Peak (14,464 feet); while the summits exceeding 13,000 feet are stated to be more than one hundred in number. The mountains, notwithstanding their general parallelism, are greatly broken into short and variously named chains, there being no one ridge that can distinctly claim to rank everywhere as the main range of the system. Six passes cross mountain-ranges at points over 12,000 feet high ; the Argentine Pass is 13,000 feet in altitude. Railways are led across many of these passes, and their construction through the valleys and cañons has called for many brilliant displays of engineering skill and boldness. A marked feature of the mountain-region is presented in the parks, or rich mountain valleys, often very spacious, and generally bearing evidence of being the basins of lakes once extensive, but now nearly or quite dried up. The central mountain-region, with its parks, cañons, and hot springs, and its rich o deposits, has attracted most attention. The western part of the state is far less accessible and less developed, although its mineral wealth and the construction of railways have led to the settlement of some parts of the region. The rainfall of Colorado is small ; yet the great altitude causes a considerable local fall of rain and snow, and several important streams take their rise in the state, including several tributaries of the Colorado; the Arkansas and South-Platte, flowing to the Mississippi; and the Rio Grande, the only stream which reaches the sea under its own name. Extensive and important irrigationworks are fed by some of these streams. Colorado has a great reputation as a health-resort, especially for persons with pulmonary disease. The dryness of the air is the great factor in the recovery of consumptive patients in this region ; but some invalids only after a considerable period become so habituated to the rarefaction of lo atmosphere as not to be seriously annoyed by it. The medicinal and thermal springs of the state are numerous, and are visited by large numbers. A peculiar disease called ‘mountain fever' is endemic in some lo. attacking principally strangers from lower evels of country. Wheat, maize, barley, oats, hay, potatoes, fruits, and garden and dairy products are the staples of agriculture, which is remunerative in all sections where irrigation can be effected. Proposals have been made for a yely great extension of irrigationworks at the public expense, and engineering ex}. have reported that the scheme is entirely easible, Visitations of insect-plagues, including the well-known Colorado potato-beetle, have hitherto proved very destructive in this state; but the Rocky-mountain locust (see LOCUST), formerly a terrible enemy to the farmers, has of late years been comparatively harmless. Cattle and sheep raising are important industries; the stock in 1887 was valued at over $17,000,000. Lumber-cutting also o a number of hands, o The discovery of gold (1858) in the neighbourhood of Pike's Peak led to the first important settlements of English-speaking people in this region. The earliest discoveries were of placer. deposits; but quartz-mining soon followed, and although many of the quartz-lodes yield a highly sulphuretted material, the introduction of improved methods of treatment has finally rendered these ores, so refractory under the old processes, highly important as a source of gold. In more recent years a considerable proportion of gold has been afforded by the richly argentiferous lead-carbonate ores, for which the state is famous. . Since 1873 the silver production has far exceeded that of gold in importance. . The state ranks as the first in the United States in out-turn of silver, second or third in its gold, and first or second in the production of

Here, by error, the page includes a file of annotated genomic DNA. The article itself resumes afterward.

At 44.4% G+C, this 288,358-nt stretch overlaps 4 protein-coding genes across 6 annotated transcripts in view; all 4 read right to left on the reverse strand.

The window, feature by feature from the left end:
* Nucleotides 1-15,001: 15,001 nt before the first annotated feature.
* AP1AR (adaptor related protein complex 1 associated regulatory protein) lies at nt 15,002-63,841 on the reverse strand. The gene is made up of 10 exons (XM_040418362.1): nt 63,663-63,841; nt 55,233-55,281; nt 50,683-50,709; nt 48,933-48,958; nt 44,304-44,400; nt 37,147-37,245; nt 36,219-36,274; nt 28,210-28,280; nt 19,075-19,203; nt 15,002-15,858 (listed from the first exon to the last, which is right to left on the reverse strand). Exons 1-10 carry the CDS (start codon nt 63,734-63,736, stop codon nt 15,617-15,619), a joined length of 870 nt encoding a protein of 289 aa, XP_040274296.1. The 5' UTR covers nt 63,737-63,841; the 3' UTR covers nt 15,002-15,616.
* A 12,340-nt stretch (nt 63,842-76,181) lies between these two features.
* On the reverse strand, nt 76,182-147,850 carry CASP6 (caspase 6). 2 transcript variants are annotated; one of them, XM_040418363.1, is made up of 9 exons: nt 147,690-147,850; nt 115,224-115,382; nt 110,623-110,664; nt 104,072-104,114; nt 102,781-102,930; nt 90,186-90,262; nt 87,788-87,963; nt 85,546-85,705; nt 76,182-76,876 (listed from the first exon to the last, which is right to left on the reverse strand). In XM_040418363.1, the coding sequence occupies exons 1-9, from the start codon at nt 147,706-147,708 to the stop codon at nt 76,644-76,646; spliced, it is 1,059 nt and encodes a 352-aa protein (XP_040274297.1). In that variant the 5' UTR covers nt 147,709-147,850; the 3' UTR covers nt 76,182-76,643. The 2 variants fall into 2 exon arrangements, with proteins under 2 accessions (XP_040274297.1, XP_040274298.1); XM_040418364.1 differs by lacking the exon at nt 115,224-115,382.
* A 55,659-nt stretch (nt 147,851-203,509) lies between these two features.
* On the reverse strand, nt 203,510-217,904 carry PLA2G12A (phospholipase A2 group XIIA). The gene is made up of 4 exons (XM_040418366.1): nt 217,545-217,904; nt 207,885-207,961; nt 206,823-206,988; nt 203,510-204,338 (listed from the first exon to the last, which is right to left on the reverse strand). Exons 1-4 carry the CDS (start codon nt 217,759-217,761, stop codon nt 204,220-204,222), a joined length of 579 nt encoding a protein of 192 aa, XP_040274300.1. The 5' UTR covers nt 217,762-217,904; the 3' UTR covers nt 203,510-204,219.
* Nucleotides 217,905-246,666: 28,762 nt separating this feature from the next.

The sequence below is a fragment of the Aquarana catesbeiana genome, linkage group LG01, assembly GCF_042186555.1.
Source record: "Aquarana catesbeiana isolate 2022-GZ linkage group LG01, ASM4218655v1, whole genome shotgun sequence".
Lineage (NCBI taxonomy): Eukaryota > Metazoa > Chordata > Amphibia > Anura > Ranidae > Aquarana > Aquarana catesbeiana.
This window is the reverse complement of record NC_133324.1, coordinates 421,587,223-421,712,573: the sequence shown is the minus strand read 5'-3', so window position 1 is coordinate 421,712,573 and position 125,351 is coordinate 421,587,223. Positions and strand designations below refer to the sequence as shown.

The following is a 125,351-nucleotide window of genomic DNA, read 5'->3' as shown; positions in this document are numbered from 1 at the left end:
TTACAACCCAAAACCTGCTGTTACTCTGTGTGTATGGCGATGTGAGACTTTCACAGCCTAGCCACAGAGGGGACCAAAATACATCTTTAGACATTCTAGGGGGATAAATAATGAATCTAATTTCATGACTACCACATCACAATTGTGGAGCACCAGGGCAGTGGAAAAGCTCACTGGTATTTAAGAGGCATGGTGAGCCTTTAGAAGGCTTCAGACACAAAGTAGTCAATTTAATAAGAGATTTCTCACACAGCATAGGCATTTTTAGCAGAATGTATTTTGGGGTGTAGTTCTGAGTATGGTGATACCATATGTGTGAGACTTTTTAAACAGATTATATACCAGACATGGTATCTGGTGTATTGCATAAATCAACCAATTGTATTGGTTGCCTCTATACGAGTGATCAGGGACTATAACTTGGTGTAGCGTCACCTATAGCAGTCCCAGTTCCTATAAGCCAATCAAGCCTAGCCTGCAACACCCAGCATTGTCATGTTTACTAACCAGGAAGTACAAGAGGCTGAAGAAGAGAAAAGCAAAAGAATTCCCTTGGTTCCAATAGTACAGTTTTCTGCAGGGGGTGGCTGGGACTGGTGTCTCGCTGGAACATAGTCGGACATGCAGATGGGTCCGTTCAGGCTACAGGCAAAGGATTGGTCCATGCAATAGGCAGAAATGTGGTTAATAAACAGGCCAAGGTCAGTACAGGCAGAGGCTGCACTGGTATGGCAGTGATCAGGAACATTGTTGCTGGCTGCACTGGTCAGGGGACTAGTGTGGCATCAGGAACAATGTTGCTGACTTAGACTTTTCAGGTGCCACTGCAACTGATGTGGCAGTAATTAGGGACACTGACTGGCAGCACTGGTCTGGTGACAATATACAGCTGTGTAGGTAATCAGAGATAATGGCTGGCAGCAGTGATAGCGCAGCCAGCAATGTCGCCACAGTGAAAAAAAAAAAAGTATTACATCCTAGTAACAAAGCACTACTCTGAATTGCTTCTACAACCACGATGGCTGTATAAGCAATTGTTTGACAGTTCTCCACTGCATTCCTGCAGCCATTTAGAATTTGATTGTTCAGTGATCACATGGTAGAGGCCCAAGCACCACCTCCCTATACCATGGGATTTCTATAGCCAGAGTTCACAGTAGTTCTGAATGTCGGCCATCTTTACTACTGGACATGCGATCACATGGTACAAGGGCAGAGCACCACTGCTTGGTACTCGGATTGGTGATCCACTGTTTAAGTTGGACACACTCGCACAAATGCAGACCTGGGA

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the precious metals in general. In the working of the best silver ores much lead is obtained, and Colorado takes rank as the first state in leadproduction. Vast sums of money have been invested in the construction of works for hoisting and reducing the ores; and railways have been built along the mountain-cañons, generally at a very high cost, so as to make the mines accessible. Mining and smelting operations have been much facilitated by the discovery of large beds of coal, usually of good quality, though classed as a lignite. The most moderate estimates place the total outturn of gold from its discovery to the end of 1886 at about $55,000,000, and that of silver at more than $41,000,000. Iron and Bessemer steel rails are among the manufactures of the state; copper, cement, fireclay, and manganese are wrought to a greater or less extent; and there are thirty petroleum wells near Florence. History.-Not quite one-half of this region was acquired by the United States from France in the Louisiana purchase of 1804; the remainder was ceded by Mexico under the treaty of 1848, together with California and New Mexico, of which last it formed a portion. The southern part of Colorado has for many years had a small Spanishspeaking population, partially of Indian descent. Colorado was organised as a territory in 1861, and was admitted as a state in 1876. . The population is of mixed origin, but is largely deo from the older states of the Union. The distinctly American traits of enterprise and progress, shown alike in business methods and in measures for the spread of popular education, are nowhere more conspicuous than here. The principal towns are Denver, the capital, Leadville, in the carbonate-mining district of the Rocky Mountains (10,200 feet above sealevel), and Pueblo ; and there are a number of minor towns of considerable importance, most of them mining centres. Pop. of Colorado (1860) 34,277; (1870) 39,864; (1880) 194,327 ; (1885) 243,910; (1890) 412,198. Colorado Beetle (Chrysomela or Dor/phora decembineata), a North American beetle which commits fearful ravages among potatoes. First discovered near the upper Missouri in 1824 by Thomas Say, it belongs to the sub-order of Coleop. tera known as Tetramera or Cryptopentamera, and is a good type of the family §. It is an oval insect, from 9 to 11 millimetres in length, of an orange colour, with black spots and lines as seen in the figure. The antennae are clubshaped. The larvae and adults live on the potatoplant, and have sometimes (as in 1859) quite destroyed the crop in certain parts of America. They pass the winter underground, and emerge from their hiding-places in the beginning of May. The